The following is a short excerpt from my upcoming book Through the Canyons of Living Bridges
What are living root bridges?
“In dozens of villages along the India/Bangladesh border, the local Khasi people have generated useable, self-sustaining architecture out of the roots of the ficus elastica species of fig tree. They have built, or, rather, grown, living bridges that actively strengthen over time even when subjected to extreme humidity and the world’s most intense monsoonal precipitation.
While other ethnic groups, and even a few eccentric individuals, have created isolated examples of living architecture over the course of human history, what makes the Khasi practice so exceptional is its extent and its practicality. There are not simply a handful of root bridges scattered through Southern Meghalaya. Rather, there is an entire tradition of creating living architecture, practiced by thousands of people across dozens of villages, which has been handed down from a time well before the written word reached the Khasi Hills. The structures can be found over a huge area, and many Khasis still use root bridges in their day to day lives. Living architecture was first generated out of a spirit of hard-headed agricultural practicality: Khasis had to reach their crops during the monsoon season, when more traditional forms of infrastructure made from easily decomposing wood or bamboo were likely to fail. But the roots of living ficus elastica plants are naturally strong and weather resistant, and they can last for hundreds of years. The advantage of a root bridge is thus quite easily explained: if it’s alive, it won’t rot.
A living root bridge has no one engineer. There are no blueprints. The structures are brought into existence using the roots of the ficus elastica tree via a painstaking, often multi-generational, effort. The development and maintenance of a living bridge is a community endeavor in which the roots of the ficus plant are guided into the desired shape, sometimes over scaffoldings made of wood or bamboo, and sometimes simply by twisting and tying the individual strands together. It may take many years for a given root bridge to become operational (I’ve heard everything from three to thirty. The figure varies widely depending on local conditions), but even after the bridge is well established, it continues to grow and develop. Unlike any other form of architecture that I’m aware of, a root bridge is different each time you cross it.
This gives the living architecture of the Khasi Hills an otherworldly quality. A root bridge might begin as no more than a few thin strands stretched across a river, and then, centuries later, after all the original planters have died, the once wire-thin living span will have developed into a monumental structure that still serves the purpose of its long-deceased creators.
The fact that a root bridge is made by manipulating the natural growth process of a living organism means that each structure is unique. While there are certain commonalities when it comes to how the Khasi people have guided the various bridges into shape, no two living structures have developed in exactly the same way. This means that the sheer variety one encounters in root bridges is spectacular. Some can be crossed in a few strides; others extend over 50 meters from bank to bank. Some are simply a single long root that has been stretched as far as it will go; others are giant, complex, uncontrollable tangles of thousands of roots, where the growers seem to have simply given up trying to contain the organism. A new root bridge can consist of less than a dozen thin strands, each about the width of a piano-wire, which wobble at the slightest touch; an old one can have individual roots which, due to hundreds of years of growth and grafting, are over a meter thick and feel as hard as stone.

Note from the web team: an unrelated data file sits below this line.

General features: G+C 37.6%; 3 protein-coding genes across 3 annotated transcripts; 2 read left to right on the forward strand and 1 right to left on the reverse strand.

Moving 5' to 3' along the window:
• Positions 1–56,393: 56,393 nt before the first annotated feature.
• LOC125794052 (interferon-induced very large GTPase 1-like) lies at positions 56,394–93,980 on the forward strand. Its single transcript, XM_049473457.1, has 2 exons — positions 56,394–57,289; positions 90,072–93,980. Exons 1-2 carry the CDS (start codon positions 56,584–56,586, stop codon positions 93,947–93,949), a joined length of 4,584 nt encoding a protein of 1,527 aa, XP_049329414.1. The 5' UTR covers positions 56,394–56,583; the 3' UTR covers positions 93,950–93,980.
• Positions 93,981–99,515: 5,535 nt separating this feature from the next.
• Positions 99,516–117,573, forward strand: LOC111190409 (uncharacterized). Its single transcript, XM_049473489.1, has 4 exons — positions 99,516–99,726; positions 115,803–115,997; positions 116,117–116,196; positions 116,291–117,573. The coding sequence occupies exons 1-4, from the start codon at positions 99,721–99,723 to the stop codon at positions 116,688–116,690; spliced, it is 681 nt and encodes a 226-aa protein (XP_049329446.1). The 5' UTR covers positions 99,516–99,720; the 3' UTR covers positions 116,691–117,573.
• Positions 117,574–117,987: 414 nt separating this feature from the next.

Sadly, the living architecture of the Khasi Hills is not as prevalent as it once was. In the past few decades, many root bridges have been replaced by far less distinctive and enduring steel and concrete structures, while other examples have been washed away in floods, fires, and landslides, and then not regrown. In large swathes of the Khasi Hills where living architecture was once common, the practice is now well on its way to going extinct. While the recent wave of interest in the phenomenon over the past ten years has sparked new calls for its conservation as a part of Khasi heritage, these efforts are still very much in their infancy. A few scattered root bridges, such as the twin-span “Double Decker” of Nongriat Village, are now world famous and have become icons of Meghalaya, but dozens of other examples which are just as beautiful and worth protecting are practically unknown.
There are fundamental questions about Khasi living architecture which remain unanswered. Nobody knows how far back root bridges go, or how the idea to create them first reached the hills; nobody knows how many there are, or even which village has made the most of them; nobody can say with any certainty which example is the oldest, longest, highest, etc.; and nobody has ever figured out why it was in the Khasi Hills, and seemingly nowhere else, that the practice of creating living architecture in large numbers took hold. Why aren’t there thousands of living bridges across Asia?”
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